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Background: The Wellbeing Course is a transdiagnostic online program designed to treat anxiety and depression. The five lesson course teaches patients skills for managing anxiety and depression based on principals of cognitive behavioural therapy and includes weekly therapist contact via telephone or secure message. The program has been shown to reduce symptoms in patients overall and, on average, patients report a high degree of satisfaction. Although the program is effective overall, only 75% of patients complete the program and only 50% of patients complete the program and report a reliable reduction in either anxiety or depression. The aim of this research was therefore to examine patient outcomes further and look for relationships with patient characteristics that might allow us to predict which patients are most likely to benefit from online therapy.
Method: Patient case records from 1201 patients who enrolled in the Wellbeing Course were compiled and analyzed to look for relationships between patient characteristics at intake and patient outcomes. Autoregressive latent trajectory modeling was used to look for relationships between patient characteristics and patient symptom change over time. Classification trees were created to predict treatment dropout and overall treatment success.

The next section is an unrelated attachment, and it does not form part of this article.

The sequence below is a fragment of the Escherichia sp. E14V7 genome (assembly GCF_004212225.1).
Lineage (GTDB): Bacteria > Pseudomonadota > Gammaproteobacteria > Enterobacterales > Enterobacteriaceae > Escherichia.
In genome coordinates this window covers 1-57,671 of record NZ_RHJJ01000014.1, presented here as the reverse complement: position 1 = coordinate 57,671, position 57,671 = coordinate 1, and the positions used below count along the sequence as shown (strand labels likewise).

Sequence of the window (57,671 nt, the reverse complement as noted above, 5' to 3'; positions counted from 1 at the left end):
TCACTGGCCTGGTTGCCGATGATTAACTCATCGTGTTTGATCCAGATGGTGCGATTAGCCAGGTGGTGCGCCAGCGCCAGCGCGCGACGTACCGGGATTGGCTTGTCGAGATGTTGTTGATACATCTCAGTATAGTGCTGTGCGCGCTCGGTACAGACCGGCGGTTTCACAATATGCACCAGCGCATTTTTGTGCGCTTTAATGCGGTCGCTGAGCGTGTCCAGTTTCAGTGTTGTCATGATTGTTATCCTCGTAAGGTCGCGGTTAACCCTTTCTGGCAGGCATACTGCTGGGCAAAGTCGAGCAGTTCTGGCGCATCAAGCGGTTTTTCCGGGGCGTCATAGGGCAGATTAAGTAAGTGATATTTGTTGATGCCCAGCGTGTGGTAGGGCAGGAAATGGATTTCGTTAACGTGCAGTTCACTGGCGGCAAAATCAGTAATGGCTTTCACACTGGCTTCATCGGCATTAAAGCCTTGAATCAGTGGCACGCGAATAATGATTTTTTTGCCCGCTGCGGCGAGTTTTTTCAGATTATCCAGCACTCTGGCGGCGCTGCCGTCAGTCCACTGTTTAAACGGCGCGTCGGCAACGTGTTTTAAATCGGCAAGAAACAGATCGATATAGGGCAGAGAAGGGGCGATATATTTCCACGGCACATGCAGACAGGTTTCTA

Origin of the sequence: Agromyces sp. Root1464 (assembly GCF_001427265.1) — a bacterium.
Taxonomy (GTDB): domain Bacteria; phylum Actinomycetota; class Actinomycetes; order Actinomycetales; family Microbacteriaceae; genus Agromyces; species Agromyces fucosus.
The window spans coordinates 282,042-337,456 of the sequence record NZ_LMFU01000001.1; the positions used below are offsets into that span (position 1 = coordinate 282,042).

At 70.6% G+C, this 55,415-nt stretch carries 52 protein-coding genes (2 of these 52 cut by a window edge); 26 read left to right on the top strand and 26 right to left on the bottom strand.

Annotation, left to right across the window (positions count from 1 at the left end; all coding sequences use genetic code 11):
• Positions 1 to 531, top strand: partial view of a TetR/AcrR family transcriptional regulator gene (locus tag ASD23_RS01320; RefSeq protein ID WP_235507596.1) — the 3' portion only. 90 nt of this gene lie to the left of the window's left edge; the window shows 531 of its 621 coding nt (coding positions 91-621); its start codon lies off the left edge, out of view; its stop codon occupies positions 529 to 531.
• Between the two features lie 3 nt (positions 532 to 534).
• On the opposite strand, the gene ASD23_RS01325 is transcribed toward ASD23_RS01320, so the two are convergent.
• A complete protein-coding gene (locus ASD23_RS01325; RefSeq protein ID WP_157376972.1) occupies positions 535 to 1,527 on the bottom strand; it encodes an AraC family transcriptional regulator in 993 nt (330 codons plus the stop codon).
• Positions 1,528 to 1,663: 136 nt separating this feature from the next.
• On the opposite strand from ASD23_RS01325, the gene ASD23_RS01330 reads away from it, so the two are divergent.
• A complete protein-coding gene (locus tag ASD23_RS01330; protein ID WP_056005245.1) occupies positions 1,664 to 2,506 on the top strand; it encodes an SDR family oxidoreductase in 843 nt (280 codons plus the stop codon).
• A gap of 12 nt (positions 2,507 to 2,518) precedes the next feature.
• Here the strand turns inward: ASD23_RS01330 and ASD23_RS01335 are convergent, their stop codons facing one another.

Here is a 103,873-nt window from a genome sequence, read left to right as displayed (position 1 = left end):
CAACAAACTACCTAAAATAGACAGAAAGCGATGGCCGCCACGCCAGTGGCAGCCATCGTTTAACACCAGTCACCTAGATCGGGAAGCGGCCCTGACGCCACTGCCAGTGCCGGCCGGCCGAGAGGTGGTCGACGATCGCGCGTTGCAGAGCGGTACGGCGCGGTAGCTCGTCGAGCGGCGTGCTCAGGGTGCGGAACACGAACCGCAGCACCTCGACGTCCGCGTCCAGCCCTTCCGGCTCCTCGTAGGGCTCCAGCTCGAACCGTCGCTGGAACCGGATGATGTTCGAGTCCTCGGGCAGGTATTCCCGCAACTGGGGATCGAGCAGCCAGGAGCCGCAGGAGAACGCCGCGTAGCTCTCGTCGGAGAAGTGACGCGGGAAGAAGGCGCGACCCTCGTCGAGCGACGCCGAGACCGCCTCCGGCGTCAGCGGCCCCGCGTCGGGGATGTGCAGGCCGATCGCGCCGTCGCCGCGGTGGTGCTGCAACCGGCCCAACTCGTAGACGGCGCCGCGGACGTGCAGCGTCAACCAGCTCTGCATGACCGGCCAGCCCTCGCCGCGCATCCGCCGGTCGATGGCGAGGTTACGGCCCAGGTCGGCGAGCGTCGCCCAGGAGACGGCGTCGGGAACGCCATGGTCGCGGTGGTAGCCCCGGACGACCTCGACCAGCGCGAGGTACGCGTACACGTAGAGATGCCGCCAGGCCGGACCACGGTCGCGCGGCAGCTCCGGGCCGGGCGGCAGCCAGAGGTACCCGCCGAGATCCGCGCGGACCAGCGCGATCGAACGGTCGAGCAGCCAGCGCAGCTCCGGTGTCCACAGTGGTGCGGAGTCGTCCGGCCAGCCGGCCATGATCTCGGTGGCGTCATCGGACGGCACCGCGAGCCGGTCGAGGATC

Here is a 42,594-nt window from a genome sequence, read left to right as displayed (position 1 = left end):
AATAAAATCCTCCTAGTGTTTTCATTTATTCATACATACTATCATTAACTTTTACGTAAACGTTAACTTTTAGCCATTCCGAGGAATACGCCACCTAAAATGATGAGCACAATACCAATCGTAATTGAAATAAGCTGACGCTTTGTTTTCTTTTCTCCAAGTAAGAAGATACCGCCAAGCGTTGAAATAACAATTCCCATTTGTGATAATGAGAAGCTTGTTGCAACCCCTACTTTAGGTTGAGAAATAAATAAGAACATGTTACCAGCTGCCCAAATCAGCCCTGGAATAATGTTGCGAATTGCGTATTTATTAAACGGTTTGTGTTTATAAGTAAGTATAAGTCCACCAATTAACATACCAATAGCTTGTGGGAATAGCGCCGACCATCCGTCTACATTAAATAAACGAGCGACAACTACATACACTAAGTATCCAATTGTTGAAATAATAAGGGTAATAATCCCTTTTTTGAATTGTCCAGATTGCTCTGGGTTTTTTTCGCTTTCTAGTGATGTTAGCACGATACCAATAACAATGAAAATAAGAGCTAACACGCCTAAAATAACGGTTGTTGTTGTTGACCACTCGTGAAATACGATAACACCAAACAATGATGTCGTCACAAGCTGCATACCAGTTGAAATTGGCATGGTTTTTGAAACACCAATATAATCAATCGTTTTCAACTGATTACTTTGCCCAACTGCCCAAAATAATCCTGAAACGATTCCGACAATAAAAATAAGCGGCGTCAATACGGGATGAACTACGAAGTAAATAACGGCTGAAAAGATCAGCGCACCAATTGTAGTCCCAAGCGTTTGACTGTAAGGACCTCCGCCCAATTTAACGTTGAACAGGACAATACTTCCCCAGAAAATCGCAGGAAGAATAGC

Results: Younger people were found to be at greater risk of dropping out from online therapy. Higher initial severity of anxiety or depression was related to greater improvement over the course of therapy. Age and relationship status were related to anxiety symptom trajectories, while education and initial psychological distress and disability scores were related to depressive symptom trajectories.
Conclusions: Although some groups were identified as being at higher risk of dropout or not improving, none of these effects were strong enough to suggest that exclusion criteria for the program should be changed. Instead, future research should look at how the program can be modified to improve outcomes for at-risk groups.